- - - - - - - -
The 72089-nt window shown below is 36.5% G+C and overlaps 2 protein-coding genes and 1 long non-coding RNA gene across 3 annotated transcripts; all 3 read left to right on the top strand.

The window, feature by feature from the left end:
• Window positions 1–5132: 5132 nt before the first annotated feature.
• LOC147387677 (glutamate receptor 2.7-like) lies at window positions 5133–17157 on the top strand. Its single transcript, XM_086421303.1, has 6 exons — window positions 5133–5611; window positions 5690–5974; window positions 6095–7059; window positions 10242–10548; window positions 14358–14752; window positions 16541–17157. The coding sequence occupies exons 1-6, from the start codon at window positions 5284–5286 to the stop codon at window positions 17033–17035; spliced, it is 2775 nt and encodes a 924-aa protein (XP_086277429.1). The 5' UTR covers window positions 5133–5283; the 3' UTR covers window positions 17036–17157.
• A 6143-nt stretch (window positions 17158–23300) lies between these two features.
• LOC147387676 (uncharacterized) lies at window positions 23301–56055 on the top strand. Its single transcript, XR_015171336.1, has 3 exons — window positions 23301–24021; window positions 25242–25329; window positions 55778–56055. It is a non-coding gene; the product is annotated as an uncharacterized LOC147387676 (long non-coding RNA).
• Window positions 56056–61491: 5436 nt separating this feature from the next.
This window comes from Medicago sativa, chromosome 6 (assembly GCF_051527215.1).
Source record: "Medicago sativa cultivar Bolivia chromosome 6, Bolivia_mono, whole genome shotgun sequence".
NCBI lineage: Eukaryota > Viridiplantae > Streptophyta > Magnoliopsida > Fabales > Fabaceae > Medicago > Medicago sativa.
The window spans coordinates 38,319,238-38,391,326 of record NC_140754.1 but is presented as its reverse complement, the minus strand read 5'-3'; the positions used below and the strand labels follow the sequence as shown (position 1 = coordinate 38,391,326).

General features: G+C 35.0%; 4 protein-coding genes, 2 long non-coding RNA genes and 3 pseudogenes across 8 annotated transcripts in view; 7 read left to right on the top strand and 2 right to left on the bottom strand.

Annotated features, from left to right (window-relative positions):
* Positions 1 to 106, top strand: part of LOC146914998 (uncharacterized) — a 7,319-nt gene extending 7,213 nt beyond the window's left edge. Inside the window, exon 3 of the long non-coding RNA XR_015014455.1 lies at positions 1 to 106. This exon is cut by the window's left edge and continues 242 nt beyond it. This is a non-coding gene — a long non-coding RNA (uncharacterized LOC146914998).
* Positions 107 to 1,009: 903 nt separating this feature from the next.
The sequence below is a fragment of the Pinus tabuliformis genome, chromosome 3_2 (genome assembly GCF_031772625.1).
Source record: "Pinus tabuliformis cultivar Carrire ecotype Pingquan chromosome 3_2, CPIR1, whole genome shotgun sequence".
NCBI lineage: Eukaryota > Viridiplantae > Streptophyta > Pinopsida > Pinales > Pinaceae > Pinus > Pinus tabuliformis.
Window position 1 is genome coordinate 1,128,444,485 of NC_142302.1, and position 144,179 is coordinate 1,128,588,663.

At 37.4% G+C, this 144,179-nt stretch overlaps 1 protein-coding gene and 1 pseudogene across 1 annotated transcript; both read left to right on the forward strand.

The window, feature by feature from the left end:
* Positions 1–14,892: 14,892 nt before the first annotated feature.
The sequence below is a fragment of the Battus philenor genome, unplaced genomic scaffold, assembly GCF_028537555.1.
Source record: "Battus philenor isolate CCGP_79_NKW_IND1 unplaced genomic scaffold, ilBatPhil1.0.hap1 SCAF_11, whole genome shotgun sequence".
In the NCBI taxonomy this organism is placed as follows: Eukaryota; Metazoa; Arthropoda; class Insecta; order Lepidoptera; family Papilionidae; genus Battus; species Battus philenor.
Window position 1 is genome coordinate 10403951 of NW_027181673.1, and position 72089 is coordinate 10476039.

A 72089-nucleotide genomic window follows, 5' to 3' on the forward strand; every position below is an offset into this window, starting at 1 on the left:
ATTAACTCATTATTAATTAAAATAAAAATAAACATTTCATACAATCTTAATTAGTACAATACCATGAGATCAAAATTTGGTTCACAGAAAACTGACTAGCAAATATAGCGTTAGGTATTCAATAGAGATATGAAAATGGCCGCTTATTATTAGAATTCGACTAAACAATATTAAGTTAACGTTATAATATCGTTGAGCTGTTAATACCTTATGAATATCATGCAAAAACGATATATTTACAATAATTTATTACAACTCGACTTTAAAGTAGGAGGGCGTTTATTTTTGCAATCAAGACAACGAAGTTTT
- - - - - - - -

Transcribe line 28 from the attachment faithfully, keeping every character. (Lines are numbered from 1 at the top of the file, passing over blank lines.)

ATTAACTCATTATTAATTAAAATAAAAATAAACATTTCATACAATCTTAATTAGTACAATACCATGAGATCAAAATTTGGTTCACAGAAAACTGACTAGCAAATATAGCGTTAGGTATTCAATAGAGATATGAAAATGGCCGCTTATTATTAGAATTCGACTAAACAATATTAAGTTAACGTTATAATATCGTTGAGCTGTTAATACCTTATGAATATCATGCAAAAACGATATATTTACAATAATTTATTACAACTCGACTTTAAAGTAGGAGGGCGTTTATTTTTGCAATCAAGACAACGAAGTTTT